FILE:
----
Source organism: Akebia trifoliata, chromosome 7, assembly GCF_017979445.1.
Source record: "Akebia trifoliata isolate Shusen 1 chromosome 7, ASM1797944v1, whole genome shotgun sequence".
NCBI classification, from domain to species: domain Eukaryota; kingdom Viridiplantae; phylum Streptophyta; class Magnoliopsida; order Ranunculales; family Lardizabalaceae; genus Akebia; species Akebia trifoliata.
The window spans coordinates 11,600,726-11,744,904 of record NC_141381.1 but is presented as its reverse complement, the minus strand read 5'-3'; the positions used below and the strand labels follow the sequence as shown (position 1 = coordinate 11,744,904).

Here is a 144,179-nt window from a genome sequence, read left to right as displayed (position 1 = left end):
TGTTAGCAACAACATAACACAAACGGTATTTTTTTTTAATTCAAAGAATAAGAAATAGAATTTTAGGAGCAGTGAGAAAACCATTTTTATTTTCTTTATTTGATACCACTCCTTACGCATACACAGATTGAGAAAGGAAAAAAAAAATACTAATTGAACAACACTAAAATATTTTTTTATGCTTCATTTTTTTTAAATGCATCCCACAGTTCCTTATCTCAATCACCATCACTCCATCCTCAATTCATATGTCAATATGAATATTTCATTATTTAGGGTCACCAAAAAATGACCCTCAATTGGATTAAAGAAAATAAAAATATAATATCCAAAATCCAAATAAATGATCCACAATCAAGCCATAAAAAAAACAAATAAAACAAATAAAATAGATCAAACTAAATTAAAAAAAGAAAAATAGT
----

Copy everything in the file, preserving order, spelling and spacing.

Source organism: Akebia trifoliata, chromosome 7, assembly GCF_017979445.1.
Source record: "Akebia trifoliata isolate Shusen 1 chromosome 7, ASM1797944v1, whole genome shotgun sequence".
NCBI classification, from domain to species: domain Eukaryota; kingdom Viridiplantae; phylum Streptophyta; class Magnoliopsida; order Ranunculales; family Lardizabalaceae; genus Akebia; species Akebia trifoliata.
The window spans coordinates 11,600,726-11,744,904 of record NC_141381.1 but is presented as its reverse complement, the minus strand read 5'-3'; the positions used below and the strand labels follow the sequence as shown (position 1 = coordinate 11,744,904).

Here is a 144,179-nt window from a genome sequence, read left to right as displayed (position 1 = left end):
TGTTAGCAACAACATAACACAAACGGTATTTTTTTTTAATTCAAAGAATAAGAAATAGAATTTTAGGAGCAGTGAGAAAACCATTTTTATTTTCTTTATTTGATACCACTCCTTACGCATACACAGATTGAGAAAGGAAAAAAAAAATACTAATTGAACAACACTAAAATATTTTTTTATGCTTCATTTTTTTTAAATGCATCCCACAGTTCCTTATCTCAATCACCATCACTCCATCCTCAATTCATATGTCAATATGAATATTTCATTATTTAGGGTCACCAAAAAATGACCCTCAATTGGATTAAAGAAAATAAAAATATAATATCCAAAATCCAAATAAATGATCCACAATCAAGCCATAAAAAAAACAAATAAAACAAATAAAATAGATCAAACTAAATTAAAAAAAGAAAAATAGT